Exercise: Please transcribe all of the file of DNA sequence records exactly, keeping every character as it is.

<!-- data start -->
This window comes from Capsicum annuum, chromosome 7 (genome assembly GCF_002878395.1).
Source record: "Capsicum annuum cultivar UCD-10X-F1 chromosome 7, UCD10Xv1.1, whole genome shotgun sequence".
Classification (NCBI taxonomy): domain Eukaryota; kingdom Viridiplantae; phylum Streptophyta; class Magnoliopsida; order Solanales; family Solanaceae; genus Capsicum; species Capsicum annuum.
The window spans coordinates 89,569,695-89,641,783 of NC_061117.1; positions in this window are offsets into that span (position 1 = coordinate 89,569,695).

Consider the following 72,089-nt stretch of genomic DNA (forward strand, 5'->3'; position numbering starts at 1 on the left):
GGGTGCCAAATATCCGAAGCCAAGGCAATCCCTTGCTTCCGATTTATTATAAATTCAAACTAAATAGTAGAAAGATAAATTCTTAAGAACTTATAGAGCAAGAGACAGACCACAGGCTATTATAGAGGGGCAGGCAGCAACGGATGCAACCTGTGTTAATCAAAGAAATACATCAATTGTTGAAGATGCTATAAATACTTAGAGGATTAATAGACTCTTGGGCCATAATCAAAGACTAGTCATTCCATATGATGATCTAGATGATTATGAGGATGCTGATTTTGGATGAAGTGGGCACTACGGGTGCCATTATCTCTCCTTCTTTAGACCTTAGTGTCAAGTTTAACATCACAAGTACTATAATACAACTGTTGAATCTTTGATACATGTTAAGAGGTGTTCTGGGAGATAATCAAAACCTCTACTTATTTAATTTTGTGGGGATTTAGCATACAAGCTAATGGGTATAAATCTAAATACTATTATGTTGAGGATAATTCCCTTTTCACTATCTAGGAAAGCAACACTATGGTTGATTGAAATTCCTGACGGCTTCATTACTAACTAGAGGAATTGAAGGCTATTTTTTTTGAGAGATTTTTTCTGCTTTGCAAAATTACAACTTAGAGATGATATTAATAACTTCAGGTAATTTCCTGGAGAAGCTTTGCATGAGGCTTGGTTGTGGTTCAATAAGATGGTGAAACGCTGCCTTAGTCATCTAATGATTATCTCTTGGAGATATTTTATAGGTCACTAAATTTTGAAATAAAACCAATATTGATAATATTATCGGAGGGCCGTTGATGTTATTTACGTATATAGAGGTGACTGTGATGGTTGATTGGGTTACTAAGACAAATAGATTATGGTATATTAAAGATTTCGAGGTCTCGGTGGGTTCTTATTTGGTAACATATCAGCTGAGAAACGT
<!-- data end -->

This window comes from Capsicum annuum, chromosome 7 (genome assembly GCF_002878395.1).
Source record: "Capsicum annuum cultivar UCD-10X-F1 chromosome 7, UCD10Xv1.1, whole genome shotgun sequence".
Classification (NCBI taxonomy): domain Eukaryota; kingdom Viridiplantae; phylum Streptophyta; class Magnoliopsida; order Solanales; family Solanaceae; genus Capsicum; species Capsicum annuum.
The window spans coordinates 89,569,695-89,641,783 of NC_061117.1; positions in this window are offsets into that span (position 1 = coordinate 89,569,695).

Consider the following 72,089-nt stretch of genomic DNA (forward strand, 5'->3'; position numbering starts at 1 on the left):
GGGTGCCAAATATCCGAAGCCAAGGCAATCCCTTGCTTCCGATTTATTATAAATTCAAACTAAATAGTAGAAAGATAAATTCTTAAGAACTTATAGAGCAAGAGACAGACCACAGGCTATTATAGAGGGGCAGGCAGCAACGGATGCAACCTGTGTTAATCAAAGAAATACATCAATTGTTGAAGATGCTATAAATACTTAGAGGATTAATAGACTCTTGGGCCATAATCAAAGACTAGTCATTCCATATGATGATCTAGATGATTATGAGGATGCTGATTTTGGATGAAGTGGGCACTACGGGTGCCATTATCTCTCCTTCTTTAGACCTTAGTGTCAAGTTTAACATCACAAGTACTATAATACAACTGTTGAATCTTTGATACATGTTAAGAGGTGTTCTGGGAGATAATCAAAACCTCTACTTATTTAATTTTGTGGGGATTTAGCATACAAGCTAATGGGTATAAATCTAAATACTATTATGTTGAGGATAATTCCCTTTTCACTATCTAGGAAAGCAACACTATGGTTGATTGAAATTCCTGACGGCTTCATTACTAACTAGAGGAATTGAAGGCTATTTTTTTTGAGAGATTTTTTCTGCTTTGCAAAATTACAACTTAGAGATGATATTAATAACTTCAGGTAATTTCCTGGAGAAGCTTTGCATGAGGCTTGGTTGTGGTTCAATAAGATGGTGAAACGCTGCCTTAGTCATCTAATGATTATCTCTTGGAGATATTTTATAGGTCACTAAATTTTGAAATAAAACCAATATTGATAATATTATCGGAGGGCCGTTGATGTTATTTACGTATATAGAGGTGACTGTGATGGTTGATTGGGTTACTAAGACAAATAGATTATGGTATATTAAAGATTTCGAGGTCTCGGTGGGTTCTTATTTGGTAACATATCAGCTGAGAAACGT